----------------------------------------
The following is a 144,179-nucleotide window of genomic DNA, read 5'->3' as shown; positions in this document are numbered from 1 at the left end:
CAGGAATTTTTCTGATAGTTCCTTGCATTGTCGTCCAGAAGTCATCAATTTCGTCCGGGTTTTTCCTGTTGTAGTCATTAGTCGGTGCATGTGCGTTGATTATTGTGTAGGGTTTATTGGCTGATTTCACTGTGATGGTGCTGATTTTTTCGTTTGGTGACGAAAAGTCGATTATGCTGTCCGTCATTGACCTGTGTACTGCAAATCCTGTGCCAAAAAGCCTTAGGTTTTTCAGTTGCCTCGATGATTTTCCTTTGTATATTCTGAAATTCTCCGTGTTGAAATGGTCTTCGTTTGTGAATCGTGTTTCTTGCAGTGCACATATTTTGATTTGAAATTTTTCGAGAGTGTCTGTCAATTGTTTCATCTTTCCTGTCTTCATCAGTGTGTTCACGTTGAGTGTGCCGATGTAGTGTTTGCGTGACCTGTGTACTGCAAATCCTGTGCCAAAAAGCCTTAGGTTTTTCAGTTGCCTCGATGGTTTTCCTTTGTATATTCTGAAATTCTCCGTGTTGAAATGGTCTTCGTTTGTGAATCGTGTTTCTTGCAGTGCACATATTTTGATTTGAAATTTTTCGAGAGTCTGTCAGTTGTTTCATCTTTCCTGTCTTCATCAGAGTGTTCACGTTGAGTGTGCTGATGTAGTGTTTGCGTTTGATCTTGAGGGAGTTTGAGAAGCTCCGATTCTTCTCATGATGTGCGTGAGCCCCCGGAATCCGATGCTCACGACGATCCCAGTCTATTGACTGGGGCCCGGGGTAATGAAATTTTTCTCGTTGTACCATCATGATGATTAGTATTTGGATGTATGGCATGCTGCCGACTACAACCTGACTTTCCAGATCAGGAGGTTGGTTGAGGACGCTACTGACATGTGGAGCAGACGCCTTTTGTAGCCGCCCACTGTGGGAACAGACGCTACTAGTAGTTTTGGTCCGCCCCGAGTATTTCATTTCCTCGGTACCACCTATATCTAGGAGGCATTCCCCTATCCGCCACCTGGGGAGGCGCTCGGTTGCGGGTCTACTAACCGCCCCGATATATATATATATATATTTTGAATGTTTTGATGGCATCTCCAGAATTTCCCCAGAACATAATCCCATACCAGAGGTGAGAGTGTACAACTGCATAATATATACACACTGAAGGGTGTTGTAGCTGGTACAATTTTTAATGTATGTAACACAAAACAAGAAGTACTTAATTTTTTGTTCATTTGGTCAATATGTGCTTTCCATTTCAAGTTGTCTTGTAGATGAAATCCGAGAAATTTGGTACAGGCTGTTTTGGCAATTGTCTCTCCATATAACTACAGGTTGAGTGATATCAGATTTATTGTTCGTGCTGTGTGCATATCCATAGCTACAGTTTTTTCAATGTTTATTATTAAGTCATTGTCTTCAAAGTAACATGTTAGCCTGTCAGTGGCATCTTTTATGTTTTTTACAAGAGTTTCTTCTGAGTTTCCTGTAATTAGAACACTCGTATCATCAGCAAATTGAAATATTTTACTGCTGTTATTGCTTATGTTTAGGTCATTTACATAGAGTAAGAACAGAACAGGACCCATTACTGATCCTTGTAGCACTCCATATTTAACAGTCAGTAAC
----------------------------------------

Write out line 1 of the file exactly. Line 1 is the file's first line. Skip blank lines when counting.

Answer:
The following is a 144,179-nucleotide window of genomic DNA, read 5'->3' as shown; positions in this document are numbered from 1 at the left end: